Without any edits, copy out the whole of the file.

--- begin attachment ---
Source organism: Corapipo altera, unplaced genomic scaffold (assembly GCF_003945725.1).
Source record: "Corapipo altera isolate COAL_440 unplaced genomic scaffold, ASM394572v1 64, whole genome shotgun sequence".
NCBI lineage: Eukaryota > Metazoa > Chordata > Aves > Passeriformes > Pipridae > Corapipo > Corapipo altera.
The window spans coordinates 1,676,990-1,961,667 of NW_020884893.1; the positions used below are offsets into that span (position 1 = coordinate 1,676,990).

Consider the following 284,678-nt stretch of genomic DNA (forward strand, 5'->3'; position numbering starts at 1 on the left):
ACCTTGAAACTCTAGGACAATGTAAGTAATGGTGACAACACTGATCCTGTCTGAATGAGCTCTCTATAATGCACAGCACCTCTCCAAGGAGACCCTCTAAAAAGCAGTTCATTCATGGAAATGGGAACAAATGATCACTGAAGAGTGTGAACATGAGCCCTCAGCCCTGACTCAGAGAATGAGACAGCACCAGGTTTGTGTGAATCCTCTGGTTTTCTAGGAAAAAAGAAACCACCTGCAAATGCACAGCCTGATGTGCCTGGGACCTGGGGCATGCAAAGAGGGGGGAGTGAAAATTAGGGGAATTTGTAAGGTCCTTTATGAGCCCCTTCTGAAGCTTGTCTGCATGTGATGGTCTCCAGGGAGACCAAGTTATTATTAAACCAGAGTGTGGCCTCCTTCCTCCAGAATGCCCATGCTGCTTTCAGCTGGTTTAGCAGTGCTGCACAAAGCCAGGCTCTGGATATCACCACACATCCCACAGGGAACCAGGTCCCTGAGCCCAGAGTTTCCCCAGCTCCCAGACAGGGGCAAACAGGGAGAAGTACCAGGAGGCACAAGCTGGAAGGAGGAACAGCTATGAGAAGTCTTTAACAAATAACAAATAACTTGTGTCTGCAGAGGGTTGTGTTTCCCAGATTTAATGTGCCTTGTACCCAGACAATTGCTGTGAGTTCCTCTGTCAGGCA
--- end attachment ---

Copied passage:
Source organism: Corapipo altera, unplaced genomic scaffold (assembly GCF_003945725.1).
Source record: "Corapipo altera isolate COAL_440 unplaced genomic scaffold, ASM394572v1 64, whole genome shotgun sequence".
NCBI lineage: Eukaryota > Metazoa > Chordata > Aves > Passeriformes > Pipridae > Corapipo > Corapipo altera.
The window spans coordinates 1,676,990-1,961,667 of NW_020884893.1; the positions used below are offsets into that span (position 1 = coordinate 1,676,990).

Consider the following 284,678-nt stretch of genomic DNA (forward strand, 5'->3'; position numbering starts at 1 on the left):
ACCTTGAAACTCTAGGACAATGTAAGTAATGGTGACAACACTGATCCTGTCTGAATGAGCTCTCTATAATGCACAGCACCTCTCCAAGGAGACCCTCTAAAAAGCAGTTCATTCATGGAAATGGGAACAAATGATCACTGAAGAGTGTGAACATGAGCCCTCAGCCCTGACTCAGAGAATGAGACAGCACCAGGTTTGTGTGAATCCTCTGGTTTTCTAGGAAAAAAGAAACCACCTGCAAATGCACAGCCTGATGTGCCTGGGACCTGGGGCATGCAAAGAGGGGGGAGTGAAAATTAGGGGAATTTGTAAGGTCCTTTATGAGCCCCTTCTGAAGCTTGTCTGCATGTGATGGTCTCCAGGGAGACCAAGTTATTATTAAACCAGAGTGTGGCCTCCTTCCTCCAGAATGCCCATGCTGCTTTCAGCTGGTTTAGCAGTGCTGCACAAAGCCAGGCTCTGGATATCACCACACATCCCACAGGGAACCAGGTCCCTGAGCCCAGAGTTTCCCCAGCTCCCAGACAGGGGCAAACAGGGAGAAGTACCAGGAGGCACAAGCTGGAAGGAGGAACAGCTATGAGAAGTCTTTAACAAATAACAAATAACTTGTGTCTGCAGAGGGTTGTGTTTCCCAGATTTAATGTGCCTTGTACCCAGACAATTGCTGTGAGTTCCTCTGTCAGGCA